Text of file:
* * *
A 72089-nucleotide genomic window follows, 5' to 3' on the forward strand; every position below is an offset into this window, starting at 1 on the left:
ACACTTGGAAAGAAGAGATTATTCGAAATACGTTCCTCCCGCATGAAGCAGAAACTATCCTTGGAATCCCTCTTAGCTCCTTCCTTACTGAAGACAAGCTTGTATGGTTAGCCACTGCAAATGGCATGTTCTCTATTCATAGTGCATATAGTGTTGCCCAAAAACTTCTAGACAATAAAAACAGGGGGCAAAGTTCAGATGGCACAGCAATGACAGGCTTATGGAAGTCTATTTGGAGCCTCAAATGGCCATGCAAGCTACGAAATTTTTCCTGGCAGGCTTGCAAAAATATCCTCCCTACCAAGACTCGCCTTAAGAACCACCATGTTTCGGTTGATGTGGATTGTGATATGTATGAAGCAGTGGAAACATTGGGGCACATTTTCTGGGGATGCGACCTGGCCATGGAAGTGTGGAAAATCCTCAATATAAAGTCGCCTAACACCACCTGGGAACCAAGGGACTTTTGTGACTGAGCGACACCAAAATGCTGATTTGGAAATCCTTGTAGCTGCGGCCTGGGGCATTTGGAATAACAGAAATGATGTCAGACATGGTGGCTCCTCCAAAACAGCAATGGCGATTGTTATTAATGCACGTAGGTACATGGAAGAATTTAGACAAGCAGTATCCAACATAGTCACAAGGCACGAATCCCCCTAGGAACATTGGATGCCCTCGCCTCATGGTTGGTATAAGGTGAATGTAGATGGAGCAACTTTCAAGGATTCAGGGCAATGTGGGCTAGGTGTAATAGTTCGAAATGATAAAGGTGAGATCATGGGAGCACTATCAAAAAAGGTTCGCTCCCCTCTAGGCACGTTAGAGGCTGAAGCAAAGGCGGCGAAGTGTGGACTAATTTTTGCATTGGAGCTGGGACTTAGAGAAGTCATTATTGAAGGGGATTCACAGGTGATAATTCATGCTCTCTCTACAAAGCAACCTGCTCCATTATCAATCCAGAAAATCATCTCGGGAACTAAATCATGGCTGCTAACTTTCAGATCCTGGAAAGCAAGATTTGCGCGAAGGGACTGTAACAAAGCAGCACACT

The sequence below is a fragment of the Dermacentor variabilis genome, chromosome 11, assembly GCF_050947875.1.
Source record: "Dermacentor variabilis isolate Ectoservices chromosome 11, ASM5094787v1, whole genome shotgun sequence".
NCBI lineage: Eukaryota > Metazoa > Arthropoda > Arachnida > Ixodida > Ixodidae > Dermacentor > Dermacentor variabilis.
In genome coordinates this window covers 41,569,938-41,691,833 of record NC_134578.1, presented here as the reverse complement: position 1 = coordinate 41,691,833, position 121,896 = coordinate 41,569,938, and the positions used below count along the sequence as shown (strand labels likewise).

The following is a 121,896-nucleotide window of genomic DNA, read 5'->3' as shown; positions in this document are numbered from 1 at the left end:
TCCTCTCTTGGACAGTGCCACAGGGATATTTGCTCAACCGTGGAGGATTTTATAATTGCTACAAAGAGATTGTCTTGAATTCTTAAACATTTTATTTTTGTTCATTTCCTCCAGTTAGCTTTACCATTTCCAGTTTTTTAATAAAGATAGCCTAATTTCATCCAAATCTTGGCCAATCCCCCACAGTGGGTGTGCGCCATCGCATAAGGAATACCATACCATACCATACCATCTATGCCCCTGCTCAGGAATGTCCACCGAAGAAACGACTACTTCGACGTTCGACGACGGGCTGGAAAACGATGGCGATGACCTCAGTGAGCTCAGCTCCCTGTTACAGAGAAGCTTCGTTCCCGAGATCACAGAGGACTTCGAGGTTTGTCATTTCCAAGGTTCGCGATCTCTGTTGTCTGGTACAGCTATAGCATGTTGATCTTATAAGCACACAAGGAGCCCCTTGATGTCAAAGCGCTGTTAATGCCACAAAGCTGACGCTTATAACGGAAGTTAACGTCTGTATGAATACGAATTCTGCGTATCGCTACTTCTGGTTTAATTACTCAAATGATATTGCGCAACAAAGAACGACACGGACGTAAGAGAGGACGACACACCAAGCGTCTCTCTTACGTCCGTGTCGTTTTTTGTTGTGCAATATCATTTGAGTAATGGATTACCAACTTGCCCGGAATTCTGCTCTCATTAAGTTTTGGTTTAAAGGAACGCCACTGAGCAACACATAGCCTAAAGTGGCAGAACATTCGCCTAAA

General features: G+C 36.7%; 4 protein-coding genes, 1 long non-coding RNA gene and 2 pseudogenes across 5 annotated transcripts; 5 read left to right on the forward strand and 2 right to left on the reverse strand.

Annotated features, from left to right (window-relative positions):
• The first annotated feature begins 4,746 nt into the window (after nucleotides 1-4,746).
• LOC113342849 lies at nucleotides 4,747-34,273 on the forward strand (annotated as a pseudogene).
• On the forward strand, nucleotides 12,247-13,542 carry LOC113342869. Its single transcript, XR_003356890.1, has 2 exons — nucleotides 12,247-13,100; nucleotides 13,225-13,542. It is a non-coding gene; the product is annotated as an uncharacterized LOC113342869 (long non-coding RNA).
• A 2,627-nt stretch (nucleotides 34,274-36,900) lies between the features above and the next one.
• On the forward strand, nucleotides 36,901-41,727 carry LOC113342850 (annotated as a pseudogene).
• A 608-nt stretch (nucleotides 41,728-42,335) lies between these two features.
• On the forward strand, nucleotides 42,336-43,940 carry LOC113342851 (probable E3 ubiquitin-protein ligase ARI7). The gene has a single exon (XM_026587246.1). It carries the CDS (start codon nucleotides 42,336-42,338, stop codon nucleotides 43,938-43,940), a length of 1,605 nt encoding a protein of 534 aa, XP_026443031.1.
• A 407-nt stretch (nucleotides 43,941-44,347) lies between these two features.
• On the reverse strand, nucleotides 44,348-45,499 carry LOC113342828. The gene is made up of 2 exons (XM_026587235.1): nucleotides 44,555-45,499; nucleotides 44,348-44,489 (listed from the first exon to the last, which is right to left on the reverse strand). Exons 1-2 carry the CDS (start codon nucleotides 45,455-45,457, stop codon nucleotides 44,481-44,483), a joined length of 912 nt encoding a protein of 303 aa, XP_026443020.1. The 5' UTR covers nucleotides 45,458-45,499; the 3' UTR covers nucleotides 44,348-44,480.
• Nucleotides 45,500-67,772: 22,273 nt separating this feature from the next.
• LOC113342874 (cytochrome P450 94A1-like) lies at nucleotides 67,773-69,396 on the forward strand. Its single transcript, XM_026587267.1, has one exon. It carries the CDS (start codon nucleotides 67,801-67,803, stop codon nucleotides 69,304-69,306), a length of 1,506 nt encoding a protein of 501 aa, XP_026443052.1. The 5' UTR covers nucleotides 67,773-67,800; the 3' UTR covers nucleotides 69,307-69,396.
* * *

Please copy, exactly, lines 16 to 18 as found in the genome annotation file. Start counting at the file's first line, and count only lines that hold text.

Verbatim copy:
• A 608-nt stretch (nucleotides 41,728-42,335) lies between these two features.
• On the forward strand, nucleotides 42,336-43,940 carry LOC113342851 (probable E3 ubiquitin-protein ligase ARI7). The gene has a single exon (XM_026587246.1). It carries the CDS (start codon nucleotides 42,336-42,338, stop codon nucleotides 43,938-43,940), a length of 1,605 nt encoding a protein of 534 aa, XP_026443031.1.
• A 407-nt stretch (nucleotides 43,941-44,347) lies between these two features.